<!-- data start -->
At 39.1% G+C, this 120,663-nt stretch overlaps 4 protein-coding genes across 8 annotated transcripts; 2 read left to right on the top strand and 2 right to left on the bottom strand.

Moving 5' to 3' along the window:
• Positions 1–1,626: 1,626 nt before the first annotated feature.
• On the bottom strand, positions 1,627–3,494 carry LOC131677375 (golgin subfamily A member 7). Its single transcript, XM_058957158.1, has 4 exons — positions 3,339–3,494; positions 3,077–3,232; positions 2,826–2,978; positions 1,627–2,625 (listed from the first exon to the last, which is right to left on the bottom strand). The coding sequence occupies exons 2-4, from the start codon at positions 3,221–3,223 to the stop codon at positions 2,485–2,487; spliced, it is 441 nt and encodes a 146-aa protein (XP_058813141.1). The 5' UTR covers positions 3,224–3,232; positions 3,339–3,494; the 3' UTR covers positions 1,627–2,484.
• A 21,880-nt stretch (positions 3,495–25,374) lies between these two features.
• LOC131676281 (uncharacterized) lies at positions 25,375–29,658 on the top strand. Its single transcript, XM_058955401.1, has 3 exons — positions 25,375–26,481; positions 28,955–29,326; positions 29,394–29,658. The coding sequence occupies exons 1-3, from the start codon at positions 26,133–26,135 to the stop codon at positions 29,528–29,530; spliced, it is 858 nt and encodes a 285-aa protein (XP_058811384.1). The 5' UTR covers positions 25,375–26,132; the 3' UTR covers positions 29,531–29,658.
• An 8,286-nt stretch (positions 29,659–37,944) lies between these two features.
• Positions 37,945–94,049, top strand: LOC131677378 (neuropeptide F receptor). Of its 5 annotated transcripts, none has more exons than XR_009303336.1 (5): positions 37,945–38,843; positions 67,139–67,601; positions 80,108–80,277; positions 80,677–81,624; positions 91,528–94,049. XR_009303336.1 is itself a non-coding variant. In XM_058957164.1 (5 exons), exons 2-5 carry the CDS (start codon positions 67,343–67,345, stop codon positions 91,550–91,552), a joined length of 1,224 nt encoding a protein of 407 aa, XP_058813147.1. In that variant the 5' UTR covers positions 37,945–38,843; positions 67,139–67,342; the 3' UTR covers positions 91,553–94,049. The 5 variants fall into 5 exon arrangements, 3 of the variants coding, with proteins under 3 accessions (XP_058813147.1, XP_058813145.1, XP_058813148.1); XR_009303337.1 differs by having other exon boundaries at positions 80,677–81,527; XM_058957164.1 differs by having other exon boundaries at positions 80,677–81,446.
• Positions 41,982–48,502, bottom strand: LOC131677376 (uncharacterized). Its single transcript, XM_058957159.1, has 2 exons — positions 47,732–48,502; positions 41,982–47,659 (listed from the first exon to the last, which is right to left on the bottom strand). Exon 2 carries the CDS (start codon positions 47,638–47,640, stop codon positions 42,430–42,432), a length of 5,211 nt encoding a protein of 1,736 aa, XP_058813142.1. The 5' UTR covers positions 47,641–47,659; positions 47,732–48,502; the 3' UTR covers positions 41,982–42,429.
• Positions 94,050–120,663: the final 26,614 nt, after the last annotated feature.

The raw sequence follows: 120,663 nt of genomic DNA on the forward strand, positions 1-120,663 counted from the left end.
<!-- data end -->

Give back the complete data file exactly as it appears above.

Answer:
At 39.1% G+C, this 120,663-nt stretch overlaps 4 protein-coding genes across 8 annotated transcripts; 2 read left to right on the top strand and 2 right to left on the bottom strand.

Moving 5' to 3' along the window:
• Positions 1–1,626: 1,626 nt before the first annotated feature.
• On the bottom strand, positions 1,627–3,494 carry LOC131677375 (golgin subfamily A member 7). Its single transcript, XM_058957158.1, has 4 exons — positions 3,339–3,494; positions 3,077–3,232; positions 2,826–2,978; positions 1,627–2,625 (listed from the first exon to the last, which is right to left on the bottom strand). The coding sequence occupies exons 2-4, from the start codon at positions 3,221–3,223 to the stop codon at positions 2,485–2,487; spliced, it is 441 nt and encodes a 146-aa protein (XP_058813141.1). The 5' UTR covers positions 3,224–3,232; positions 3,339–3,494; the 3' UTR covers positions 1,627–2,484.
• A 21,880-nt stretch (positions 3,495–25,374) lies between these two features.
• LOC131676281 (uncharacterized) lies at positions 25,375–29,658 on the top strand. Its single transcript, XM_058955401.1, has 3 exons — positions 25,375–26,481; positions 28,955–29,326; positions 29,394–29,658. The coding sequence occupies exons 1-3, from the start codon at positions 26,133–26,135 to the stop codon at positions 29,528–29,530; spliced, it is 858 nt and encodes a 285-aa protein (XP_058811384.1). The 5' UTR covers positions 25,375–26,132; the 3' UTR covers positions 29,531–29,658.
• An 8,286-nt stretch (positions 29,659–37,944) lies between these two features.
• Positions 37,945–94,049, top strand: LOC131677378 (neuropeptide F receptor). Of its 5 annotated transcripts, none has more exons than XR_009303336.1 (5): positions 37,945–38,843; positions 67,139–67,601; positions 80,108–80,277; positions 80,677–81,624; positions 91,528–94,049. XR_009303336.1 is itself a non-coding variant. In XM_058957164.1 (5 exons), exons 2-5 carry the CDS (start codon positions 67,343–67,345, stop codon positions 91,550–91,552), a joined length of 1,224 nt encoding a protein of 407 aa, XP_058813147.1. In that variant the 5' UTR covers positions 37,945–38,843; positions 67,139–67,342; the 3' UTR covers positions 91,553–94,049. The 5 variants fall into 5 exon arrangements, 3 of the variants coding, with proteins under 3 accessions (XP_058813147.1, XP_058813145.1, XP_058813148.1); XR_009303337.1 differs by having other exon boundaries at positions 80,677–81,527; XM_058957164.1 differs by having other exon boundaries at positions 80,677–81,446.
• Positions 41,982–48,502, bottom strand: LOC131677376 (uncharacterized). Its single transcript, XM_058957159.1, has 2 exons — positions 47,732–48,502; positions 41,982–47,659 (listed from the first exon to the last, which is right to left on the bottom strand). Exon 2 carries the CDS (start codon positions 47,638–47,640, stop codon positions 42,430–42,432), a length of 5,211 nt encoding a protein of 1,736 aa, XP_058813142.1. The 5' UTR covers positions 47,641–47,659; positions 47,732–48,502; the 3' UTR covers positions 41,982–42,429.
• Positions 94,050–120,663: the final 26,614 nt, after the last annotated feature.

The raw sequence follows: 120,663 nt of genomic DNA on the forward strand, positions 1-120,663 counted from the left end.